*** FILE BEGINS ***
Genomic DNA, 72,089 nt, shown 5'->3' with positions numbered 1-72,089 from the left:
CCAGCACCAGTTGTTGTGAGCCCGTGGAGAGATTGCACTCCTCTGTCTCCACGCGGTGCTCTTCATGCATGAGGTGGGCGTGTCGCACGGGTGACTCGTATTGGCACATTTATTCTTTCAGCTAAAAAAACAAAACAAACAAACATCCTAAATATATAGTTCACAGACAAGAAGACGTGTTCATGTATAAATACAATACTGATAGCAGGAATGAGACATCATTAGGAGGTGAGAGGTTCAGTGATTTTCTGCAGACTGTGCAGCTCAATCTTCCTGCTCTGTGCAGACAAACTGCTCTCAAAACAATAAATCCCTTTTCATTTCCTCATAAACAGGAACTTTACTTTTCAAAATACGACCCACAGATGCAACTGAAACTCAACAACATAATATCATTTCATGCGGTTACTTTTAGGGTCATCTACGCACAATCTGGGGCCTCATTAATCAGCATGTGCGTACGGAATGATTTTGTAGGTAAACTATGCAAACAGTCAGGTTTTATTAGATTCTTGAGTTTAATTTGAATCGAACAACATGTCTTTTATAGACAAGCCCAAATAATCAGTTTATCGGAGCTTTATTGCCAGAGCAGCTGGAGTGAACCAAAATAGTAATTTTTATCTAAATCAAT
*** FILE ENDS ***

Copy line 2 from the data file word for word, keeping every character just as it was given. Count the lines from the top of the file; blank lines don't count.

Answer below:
CCAGCACCAGTTGTTGTGAGCCCGTGGAGAGATTGCACTCCTCTGTCTCCACGCGGTGCTCTTCATGCATGAGGTGGGCGTGTCGCACGGGTGACTCGTATTGGCACATTTATTCTTTCAGCTAAAAAAACAAAACAAACAAACATCCTAAATATATAGTTCACAGACAAGAAGACGTGTTCATGTATAAATACAATACTGATAGCAGGAATGAGACATCATTAGGAGGTGAGAGGTTCAGTGATTTTCTGCAGACTGTGCAGCTCAATCTTCCTGCTCTGTGCAGACAAACTGCTCTCAAAACAATAAATCCCTTTTCATTTCCTCATAAACAGGAACTTTACTTTTCAAAATACGACCCACAGATGCAACTGAAACTCAACAACATAATATCATTTCATGCGGTTACTTTTAGGGTCATCTACGCACAATCTGGGGCCTCATTAATCAGCATGTGCGTACGGAATGATTTTGTAGGTAAACTATGCAAACAGTCAGGTTTTATTAGATTCTTGAGTTTAATTTGAATCGAACAACATGTCTTTTATAGACAAGCCCAAATAATCAGTTTATCGGAGCTTTATTGCCAGAGCAGCTGGAGTGAACCAAAATAGTAATTTTTATCTAAATCAAT